Daniel Buchuk

Buzzword or Breakthrough?

Data teams thrive on innovation. Improving and perfecting processes is directly correlated to the quality of business insights and therefore business success. Every year, dozens of new words and terms are created to articulate a new product, idea, or concept. Here, we break down some key terms everyone in the industry should be familiar with – and also try to figure out if they are real breakthroughs, or simply new buzzwords to rename something we’re familiar with. 

 

1. Data Mesh & Data Fabric

As first defined by Zhamak Dehghani, Data mesh is a new approach based on a modern, distributed architecture for analytical data management. It enables end users to easily access and query data where it lives without first transporting it to a data lake or data warehouse. The decentralized strategy of data mesh distributes data ownership to domain-specific teams that manage, own, and serve the data as a product. 

There is also growing momentum around the concept of Data Fabric, which was popularized by Forrester analyst Noel Yuhanna. While they’re not exactly the same, they both rely on the idea of decentralizing data access – creating a data infrastructure in which data is treated as a product, and teams across an organization can autonomously manage their data & analytics processes. 

According to Forrester’s Yuhanna, the key difference between the data mesh and the data fabric approach are in how APIs are accessed. “[Data fabric] is the opposite of data mesh, where you’re writing code for the APIs to interface. On the other hand, data fabric is low-code, no-code, which means that the API integration is happening inside of the fabric without actually leveraging it directly, as opposed to data mesh.”

It can be argued that the concept of data mesh isn’t necessarily new. Large data-oriented enterprises have had to figure out how to decentralize and manage access to data across their organizations. However, thanks to the cloud, thousands of smaller companies and startups can access and benefit from Enterprise-grade data tools, systems and platforms – and quickly realized that a central BI or data team can become a bottleneck if analysts and engineers across the business can’t access the data they need, when they need it, right away.

 

2. Data Lakehouse 

Data Lakes and Data Warehouses are used to store Big Data, but they operate differently.  While a traditional Data Warehouse is a repository for structured, filtered data that has already been processed for a specific purpose, a  Data Lake is a large pool of raw data for which no use has yet been determined. 

The Data Lakehouse should combine the advantages of Data Lakes and Data Warehouses into a hybrid concept. The two systems are not operated side by side, but as a novel single system. It is not just about integrating a Data Lake with a Data Warehouse, but rather integrating a Data Lake, a Data Warehouse, and purpose-built storage to enable unified governance and ease of data movement. Once all data is available, Data Warehouses can still be built on top of it as a hybrid solution. 

The concept of a “Data Lakehouse” is not new per se. Christian Lauer explained on his article for Geekculture that this hybrid approach has been around for some time in the area of Cloud Data Warehousing and Lakes, and the Data Lakehouse now describes this established approach.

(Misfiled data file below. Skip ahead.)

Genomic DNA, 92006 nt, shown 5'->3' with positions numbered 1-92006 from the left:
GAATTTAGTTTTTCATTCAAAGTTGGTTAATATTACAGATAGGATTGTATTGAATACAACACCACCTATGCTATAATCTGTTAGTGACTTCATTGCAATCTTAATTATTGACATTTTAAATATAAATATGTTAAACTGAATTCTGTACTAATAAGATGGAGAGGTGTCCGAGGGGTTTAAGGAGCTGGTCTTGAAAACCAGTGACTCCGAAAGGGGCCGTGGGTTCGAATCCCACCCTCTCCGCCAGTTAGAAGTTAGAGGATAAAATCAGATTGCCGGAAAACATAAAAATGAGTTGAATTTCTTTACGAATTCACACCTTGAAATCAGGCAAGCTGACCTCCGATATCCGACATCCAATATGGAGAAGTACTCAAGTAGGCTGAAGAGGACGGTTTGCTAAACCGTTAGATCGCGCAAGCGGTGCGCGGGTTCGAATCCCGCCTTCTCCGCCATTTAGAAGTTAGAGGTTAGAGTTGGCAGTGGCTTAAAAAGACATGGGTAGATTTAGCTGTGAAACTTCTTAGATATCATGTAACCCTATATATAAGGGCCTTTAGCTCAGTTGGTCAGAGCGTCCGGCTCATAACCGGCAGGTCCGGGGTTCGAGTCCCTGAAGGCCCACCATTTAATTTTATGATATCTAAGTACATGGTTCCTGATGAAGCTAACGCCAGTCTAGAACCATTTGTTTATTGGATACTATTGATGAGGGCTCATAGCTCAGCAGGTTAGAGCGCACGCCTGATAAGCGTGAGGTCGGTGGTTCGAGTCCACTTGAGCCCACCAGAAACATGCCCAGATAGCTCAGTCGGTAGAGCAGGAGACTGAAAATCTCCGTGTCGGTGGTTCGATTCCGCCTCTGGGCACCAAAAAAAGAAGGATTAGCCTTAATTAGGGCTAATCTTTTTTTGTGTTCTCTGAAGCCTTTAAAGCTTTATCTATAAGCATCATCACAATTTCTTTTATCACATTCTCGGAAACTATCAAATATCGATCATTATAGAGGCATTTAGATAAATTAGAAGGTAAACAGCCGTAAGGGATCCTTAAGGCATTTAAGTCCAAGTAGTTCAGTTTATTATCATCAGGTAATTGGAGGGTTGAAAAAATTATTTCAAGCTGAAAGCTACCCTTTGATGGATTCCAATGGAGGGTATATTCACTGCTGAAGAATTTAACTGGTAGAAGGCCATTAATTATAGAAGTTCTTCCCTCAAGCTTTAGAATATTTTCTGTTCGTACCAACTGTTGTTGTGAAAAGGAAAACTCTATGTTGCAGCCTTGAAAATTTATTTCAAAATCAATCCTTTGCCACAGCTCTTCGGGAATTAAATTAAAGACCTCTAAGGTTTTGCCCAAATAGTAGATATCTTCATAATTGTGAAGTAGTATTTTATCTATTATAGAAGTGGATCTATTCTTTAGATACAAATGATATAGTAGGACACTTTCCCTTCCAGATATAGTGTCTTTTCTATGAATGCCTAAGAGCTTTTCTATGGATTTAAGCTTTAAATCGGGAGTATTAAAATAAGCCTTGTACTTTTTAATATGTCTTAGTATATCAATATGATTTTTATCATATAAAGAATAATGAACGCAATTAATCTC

3. AutoML

AutoML (Automated Machine Learning) at its most basic involves automating irritating tasks such as data cleansing or preparation, which take up too much precious time from data scientists and engineers. However, AutoML also brings the potential to build complex models and create algorithms and neural networks. 

The ultimate goal is that in a not-so-distant future, any problem, ipothesis, or idea that needs to be tested will be able to apply machine learning through simple, user-friendly interfaces that keep the inner workings of ML out of sight, leaving them free to concentrate on their solutions.

In fact, new research suggests that the AutoML market is expected to surpass $14bn by 2030. The report highlights three key factors driving this growth: the soaring demand for fraud detection solutions, personalized product recommendations, and predictive lead scoring.

 

4. Augmented Analytics

Gartner defines Augmented Analytics as the use of enabling technologies such as machine learning and AI to assist with data preparation, insight generation and insight explanation to augment how people explore and analyze data in analytics and BI platforms. It also augments the expert and citizen data scientists by automating many aspects of data science, machine learning, and AI model development, management and deployment.

AutoML will be a key component of Augmented Analytics. Augmented analytics isn’t necessarily a solution but an approach which focuses on automating and improving as much of the analytics cycle as possible. AutoML’s aim is to specifically automate the development of machine learning models. It could be argued that every analytics user can benefit from augmented analytics, which has been hailed by some as the future of BI. However, is its remit too broad to become a catalyst for change? Or is it a useful ‘umbrella term’ to catapult the application of AI and ML throughout the BI cycle?